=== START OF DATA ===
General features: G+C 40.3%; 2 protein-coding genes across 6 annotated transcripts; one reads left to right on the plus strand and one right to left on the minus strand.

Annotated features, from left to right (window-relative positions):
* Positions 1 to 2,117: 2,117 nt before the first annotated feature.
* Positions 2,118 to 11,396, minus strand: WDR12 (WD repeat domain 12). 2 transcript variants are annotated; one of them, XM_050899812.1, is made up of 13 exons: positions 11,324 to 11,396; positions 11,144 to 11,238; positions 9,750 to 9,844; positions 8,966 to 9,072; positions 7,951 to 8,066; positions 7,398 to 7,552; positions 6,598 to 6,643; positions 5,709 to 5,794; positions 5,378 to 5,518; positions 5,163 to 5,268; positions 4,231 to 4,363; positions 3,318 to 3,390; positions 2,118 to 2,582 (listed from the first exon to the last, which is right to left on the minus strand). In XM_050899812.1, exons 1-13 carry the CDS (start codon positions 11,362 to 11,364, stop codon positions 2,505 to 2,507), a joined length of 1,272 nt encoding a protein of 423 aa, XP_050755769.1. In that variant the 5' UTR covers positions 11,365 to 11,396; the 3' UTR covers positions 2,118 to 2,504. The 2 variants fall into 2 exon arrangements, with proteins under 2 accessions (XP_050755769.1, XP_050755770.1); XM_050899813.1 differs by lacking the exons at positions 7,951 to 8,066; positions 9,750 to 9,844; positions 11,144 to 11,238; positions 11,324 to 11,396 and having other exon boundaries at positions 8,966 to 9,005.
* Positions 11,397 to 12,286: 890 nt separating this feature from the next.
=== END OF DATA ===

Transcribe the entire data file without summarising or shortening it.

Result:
General features: G+C 40.3%; 2 protein-coding genes across 6 annotated transcripts; one reads left to right on the plus strand and one right to left on the minus strand.

Annotated features, from left to right (window-relative positions):
* Positions 1 to 2,117: 2,117 nt before the first annotated feature.
* Positions 2,118 to 11,396, minus strand: WDR12 (WD repeat domain 12). 2 transcript variants are annotated; one of them, XM_050899812.1, is made up of 13 exons: positions 11,324 to 11,396; positions 11,144 to 11,238; positions 9,750 to 9,844; positions 8,966 to 9,072; positions 7,951 to 8,066; positions 7,398 to 7,552; positions 6,598 to 6,643; positions 5,709 to 5,794; positions 5,378 to 5,518; positions 5,163 to 5,268; positions 4,231 to 4,363; positions 3,318 to 3,390; positions 2,118 to 2,582 (listed from the first exon to the last, which is right to left on the minus strand). In XM_050899812.1, exons 1-13 carry the CDS (start codon positions 11,362 to 11,364, stop codon positions 2,505 to 2,507), a joined length of 1,272 nt encoding a protein of 423 aa, XP_050755769.1. In that variant the 5' UTR covers positions 11,365 to 11,396; the 3' UTR covers positions 2,118 to 2,504. The 2 variants fall into 2 exon arrangements, with proteins under 2 accessions (XP_050755769.1, XP_050755770.1); XM_050899813.1 differs by lacking the exons at positions 7,951 to 8,066; positions 9,750 to 9,844; positions 11,144 to 11,238; positions 11,324 to 11,396 and having other exon boundaries at positions 8,966 to 9,005.
* Positions 11,397 to 12,286: 890 nt separating this feature from the next.